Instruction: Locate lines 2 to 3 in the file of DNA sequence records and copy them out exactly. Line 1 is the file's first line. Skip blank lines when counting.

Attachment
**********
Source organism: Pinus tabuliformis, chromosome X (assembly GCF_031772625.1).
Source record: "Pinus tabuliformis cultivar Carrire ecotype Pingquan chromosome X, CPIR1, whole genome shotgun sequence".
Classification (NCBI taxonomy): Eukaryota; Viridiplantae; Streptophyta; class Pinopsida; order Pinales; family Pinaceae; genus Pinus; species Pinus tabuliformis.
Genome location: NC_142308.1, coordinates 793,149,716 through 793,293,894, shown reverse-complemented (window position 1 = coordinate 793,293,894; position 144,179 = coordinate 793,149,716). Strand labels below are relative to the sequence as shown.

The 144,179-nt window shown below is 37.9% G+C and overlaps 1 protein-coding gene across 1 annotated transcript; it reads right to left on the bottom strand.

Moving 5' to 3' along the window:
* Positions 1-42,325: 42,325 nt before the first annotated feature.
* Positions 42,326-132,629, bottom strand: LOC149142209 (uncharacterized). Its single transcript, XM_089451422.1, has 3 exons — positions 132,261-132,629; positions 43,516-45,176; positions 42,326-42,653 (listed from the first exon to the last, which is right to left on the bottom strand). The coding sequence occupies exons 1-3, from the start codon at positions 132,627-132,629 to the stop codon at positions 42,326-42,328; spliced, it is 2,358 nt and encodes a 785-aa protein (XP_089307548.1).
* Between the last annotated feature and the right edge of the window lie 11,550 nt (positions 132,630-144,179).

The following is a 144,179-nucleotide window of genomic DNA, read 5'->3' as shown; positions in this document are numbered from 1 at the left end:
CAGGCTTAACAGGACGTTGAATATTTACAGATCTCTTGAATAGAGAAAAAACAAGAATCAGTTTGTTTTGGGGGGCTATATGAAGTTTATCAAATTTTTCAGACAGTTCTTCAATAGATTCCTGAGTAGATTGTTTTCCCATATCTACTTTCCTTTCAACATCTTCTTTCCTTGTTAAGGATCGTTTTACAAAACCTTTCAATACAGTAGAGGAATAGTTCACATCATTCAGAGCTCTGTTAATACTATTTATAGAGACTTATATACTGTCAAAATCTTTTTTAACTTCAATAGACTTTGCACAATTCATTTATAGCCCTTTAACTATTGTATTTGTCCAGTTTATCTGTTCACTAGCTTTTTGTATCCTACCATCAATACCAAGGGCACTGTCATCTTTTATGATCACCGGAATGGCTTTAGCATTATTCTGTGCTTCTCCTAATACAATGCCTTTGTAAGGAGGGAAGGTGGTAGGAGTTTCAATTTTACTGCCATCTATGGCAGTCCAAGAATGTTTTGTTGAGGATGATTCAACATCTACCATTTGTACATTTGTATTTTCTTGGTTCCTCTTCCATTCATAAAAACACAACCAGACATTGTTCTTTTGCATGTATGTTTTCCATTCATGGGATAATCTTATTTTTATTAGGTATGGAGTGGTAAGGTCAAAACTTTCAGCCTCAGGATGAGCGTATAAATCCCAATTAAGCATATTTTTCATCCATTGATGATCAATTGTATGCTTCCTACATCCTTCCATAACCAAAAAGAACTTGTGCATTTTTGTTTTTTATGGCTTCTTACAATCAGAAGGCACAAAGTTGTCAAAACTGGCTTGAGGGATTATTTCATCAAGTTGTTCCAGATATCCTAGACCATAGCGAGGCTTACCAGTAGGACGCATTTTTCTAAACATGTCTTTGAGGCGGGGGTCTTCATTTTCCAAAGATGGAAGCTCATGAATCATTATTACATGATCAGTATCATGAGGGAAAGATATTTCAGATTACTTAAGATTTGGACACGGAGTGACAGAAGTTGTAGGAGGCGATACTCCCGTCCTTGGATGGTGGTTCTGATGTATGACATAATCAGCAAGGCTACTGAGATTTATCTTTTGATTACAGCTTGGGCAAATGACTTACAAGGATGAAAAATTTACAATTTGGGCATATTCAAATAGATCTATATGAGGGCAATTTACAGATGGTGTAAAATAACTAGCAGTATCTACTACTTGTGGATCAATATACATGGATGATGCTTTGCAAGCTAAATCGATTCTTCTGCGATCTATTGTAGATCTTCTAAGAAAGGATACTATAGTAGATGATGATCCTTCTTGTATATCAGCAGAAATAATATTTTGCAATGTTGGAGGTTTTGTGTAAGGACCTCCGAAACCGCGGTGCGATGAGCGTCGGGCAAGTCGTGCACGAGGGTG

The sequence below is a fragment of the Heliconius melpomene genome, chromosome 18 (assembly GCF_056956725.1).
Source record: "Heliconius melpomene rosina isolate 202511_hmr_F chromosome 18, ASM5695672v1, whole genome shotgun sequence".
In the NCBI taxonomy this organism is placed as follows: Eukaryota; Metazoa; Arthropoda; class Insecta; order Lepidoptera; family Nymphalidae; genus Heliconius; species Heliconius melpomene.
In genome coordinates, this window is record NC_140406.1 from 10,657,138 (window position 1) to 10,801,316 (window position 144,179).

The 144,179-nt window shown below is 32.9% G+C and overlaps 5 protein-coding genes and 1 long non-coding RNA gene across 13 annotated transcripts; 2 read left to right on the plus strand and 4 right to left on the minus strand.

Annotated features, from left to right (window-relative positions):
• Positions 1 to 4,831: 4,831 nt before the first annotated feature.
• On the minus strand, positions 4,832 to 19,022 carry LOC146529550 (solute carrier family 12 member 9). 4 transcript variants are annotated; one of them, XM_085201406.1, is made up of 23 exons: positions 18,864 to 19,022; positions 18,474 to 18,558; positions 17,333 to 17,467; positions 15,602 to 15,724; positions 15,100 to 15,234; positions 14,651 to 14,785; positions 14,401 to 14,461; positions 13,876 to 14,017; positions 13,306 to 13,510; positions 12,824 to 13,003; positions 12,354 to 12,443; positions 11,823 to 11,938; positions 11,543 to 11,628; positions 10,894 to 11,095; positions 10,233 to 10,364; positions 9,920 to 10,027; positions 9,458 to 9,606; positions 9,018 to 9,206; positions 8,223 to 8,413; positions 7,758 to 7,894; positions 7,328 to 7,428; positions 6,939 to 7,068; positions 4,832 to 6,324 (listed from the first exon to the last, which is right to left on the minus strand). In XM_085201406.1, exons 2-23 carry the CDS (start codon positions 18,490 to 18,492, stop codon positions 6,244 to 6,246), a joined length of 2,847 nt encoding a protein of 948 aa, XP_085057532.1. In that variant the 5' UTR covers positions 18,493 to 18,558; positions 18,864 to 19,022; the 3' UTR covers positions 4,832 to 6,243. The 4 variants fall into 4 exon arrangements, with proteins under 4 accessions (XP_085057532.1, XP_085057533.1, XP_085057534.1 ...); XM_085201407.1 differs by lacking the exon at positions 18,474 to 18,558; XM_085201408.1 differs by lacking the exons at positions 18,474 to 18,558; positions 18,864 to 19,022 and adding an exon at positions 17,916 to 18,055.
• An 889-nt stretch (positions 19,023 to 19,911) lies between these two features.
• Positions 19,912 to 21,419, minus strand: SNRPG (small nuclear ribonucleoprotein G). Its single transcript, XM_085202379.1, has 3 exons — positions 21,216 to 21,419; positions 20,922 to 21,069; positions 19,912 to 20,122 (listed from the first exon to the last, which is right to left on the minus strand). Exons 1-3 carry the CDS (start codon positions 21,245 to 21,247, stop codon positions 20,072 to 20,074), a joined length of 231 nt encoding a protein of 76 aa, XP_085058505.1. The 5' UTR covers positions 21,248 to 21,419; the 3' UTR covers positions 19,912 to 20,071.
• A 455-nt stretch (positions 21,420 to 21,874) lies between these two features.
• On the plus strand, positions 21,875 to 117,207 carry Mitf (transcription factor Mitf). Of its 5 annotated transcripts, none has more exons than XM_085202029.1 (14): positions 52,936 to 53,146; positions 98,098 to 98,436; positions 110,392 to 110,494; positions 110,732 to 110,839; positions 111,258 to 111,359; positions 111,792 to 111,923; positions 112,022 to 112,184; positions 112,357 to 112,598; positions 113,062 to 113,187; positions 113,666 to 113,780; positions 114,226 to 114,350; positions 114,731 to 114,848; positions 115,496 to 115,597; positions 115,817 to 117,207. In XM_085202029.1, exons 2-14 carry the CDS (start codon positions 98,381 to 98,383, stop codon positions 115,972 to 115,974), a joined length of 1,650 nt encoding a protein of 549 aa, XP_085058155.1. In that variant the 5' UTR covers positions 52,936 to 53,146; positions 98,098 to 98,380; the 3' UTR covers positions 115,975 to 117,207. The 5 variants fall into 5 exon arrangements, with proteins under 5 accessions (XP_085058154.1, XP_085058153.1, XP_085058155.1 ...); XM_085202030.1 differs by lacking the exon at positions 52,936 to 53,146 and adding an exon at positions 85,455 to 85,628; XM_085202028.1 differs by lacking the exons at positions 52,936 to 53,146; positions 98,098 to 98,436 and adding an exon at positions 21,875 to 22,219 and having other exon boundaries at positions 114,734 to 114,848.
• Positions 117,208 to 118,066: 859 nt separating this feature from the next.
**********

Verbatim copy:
Source record: "Pinus tabuliformis cultivar Carrire ecotype Pingquan chromosome X, CPIR1, whole genome shotgun sequence".
Classification (NCBI taxonomy): Eukaryota; Viridiplantae; Streptophyta; class Pinopsida; order Pinales; family Pinaceae; genus Pinus; species Pinus tabuliformis.